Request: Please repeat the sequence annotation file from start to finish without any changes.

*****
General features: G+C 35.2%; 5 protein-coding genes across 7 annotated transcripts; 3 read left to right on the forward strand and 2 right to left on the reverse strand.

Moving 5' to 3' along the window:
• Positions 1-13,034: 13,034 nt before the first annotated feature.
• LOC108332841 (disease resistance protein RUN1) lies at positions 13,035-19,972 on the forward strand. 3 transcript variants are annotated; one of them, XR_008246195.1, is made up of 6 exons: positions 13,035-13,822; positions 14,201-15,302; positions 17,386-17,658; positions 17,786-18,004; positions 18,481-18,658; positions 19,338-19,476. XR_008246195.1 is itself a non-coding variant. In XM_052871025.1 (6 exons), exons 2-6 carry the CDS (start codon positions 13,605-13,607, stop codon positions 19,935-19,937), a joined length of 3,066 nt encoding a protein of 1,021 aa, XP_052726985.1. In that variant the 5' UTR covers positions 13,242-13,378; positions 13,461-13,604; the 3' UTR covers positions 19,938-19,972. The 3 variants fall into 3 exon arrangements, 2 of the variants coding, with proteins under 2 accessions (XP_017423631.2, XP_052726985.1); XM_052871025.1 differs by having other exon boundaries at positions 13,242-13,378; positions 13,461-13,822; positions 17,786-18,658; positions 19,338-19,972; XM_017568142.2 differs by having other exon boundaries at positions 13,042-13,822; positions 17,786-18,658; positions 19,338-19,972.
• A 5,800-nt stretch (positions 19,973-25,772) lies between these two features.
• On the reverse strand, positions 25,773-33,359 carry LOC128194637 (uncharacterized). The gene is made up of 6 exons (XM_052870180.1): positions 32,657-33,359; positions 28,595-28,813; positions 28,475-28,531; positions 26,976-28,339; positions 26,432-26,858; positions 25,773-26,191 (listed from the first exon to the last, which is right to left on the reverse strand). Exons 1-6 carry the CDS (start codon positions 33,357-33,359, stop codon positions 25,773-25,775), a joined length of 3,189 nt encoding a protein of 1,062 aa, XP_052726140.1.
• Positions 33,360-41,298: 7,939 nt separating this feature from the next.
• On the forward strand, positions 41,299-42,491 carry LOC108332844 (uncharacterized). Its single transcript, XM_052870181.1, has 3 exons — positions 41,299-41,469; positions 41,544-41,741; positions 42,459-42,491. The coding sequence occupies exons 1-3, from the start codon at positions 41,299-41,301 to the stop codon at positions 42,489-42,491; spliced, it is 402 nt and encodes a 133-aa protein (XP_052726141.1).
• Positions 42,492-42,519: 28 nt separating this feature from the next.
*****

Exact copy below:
General features: G+C 35.2%; 5 protein-coding genes across 7 annotated transcripts; 3 read left to right on the forward strand and 2 right to left on the reverse strand.

Moving 5' to 3' along the window:
• Positions 1-13,034: 13,034 nt before the first annotated feature.
• LOC108332841 (disease resistance protein RUN1) lies at positions 13,035-19,972 on the forward strand. 3 transcript variants are annotated; one of them, XR_008246195.1, is made up of 6 exons: positions 13,035-13,822; positions 14,201-15,302; positions 17,386-17,658; positions 17,786-18,004; positions 18,481-18,658; positions 19,338-19,476. XR_008246195.1 is itself a non-coding variant. In XM_052871025.1 (6 exons), exons 2-6 carry the CDS (start codon positions 13,605-13,607, stop codon positions 19,935-19,937), a joined length of 3,066 nt encoding a protein of 1,021 aa, XP_052726985.1. In that variant the 5' UTR covers positions 13,242-13,378; positions 13,461-13,604; the 3' UTR covers positions 19,938-19,972. The 3 variants fall into 3 exon arrangements, 2 of the variants coding, with proteins under 2 accessions (XP_017423631.2, XP_052726985.1); XM_052871025.1 differs by having other exon boundaries at positions 13,242-13,378; positions 13,461-13,822; positions 17,786-18,658; positions 19,338-19,972; XM_017568142.2 differs by having other exon boundaries at positions 13,042-13,822; positions 17,786-18,658; positions 19,338-19,972.
• A 5,800-nt stretch (positions 19,973-25,772) lies between these two features.
• On the reverse strand, positions 25,773-33,359 carry LOC128194637 (uncharacterized). The gene is made up of 6 exons (XM_052870180.1): positions 32,657-33,359; positions 28,595-28,813; positions 28,475-28,531; positions 26,976-28,339; positions 26,432-26,858; positions 25,773-26,191 (listed from the first exon to the last, which is right to left on the reverse strand). Exons 1-6 carry the CDS (start codon positions 33,357-33,359, stop codon positions 25,773-25,775), a joined length of 3,189 nt encoding a protein of 1,062 aa, XP_052726140.1.
• Positions 33,360-41,298: 7,939 nt separating this feature from the next.
• On the forward strand, positions 41,299-42,491 carry LOC108332844 (uncharacterized). Its single transcript, XM_052870181.1, has 3 exons — positions 41,299-41,469; positions 41,544-41,741; positions 42,459-42,491. The coding sequence occupies exons 1-3, from the start codon at positions 41,299-41,301 to the stop codon at positions 42,489-42,491; spliced, it is 402 nt and encodes a 133-aa protein (XP_052726141.1).
• Positions 42,492-42,519: 28 nt separating this feature from the next.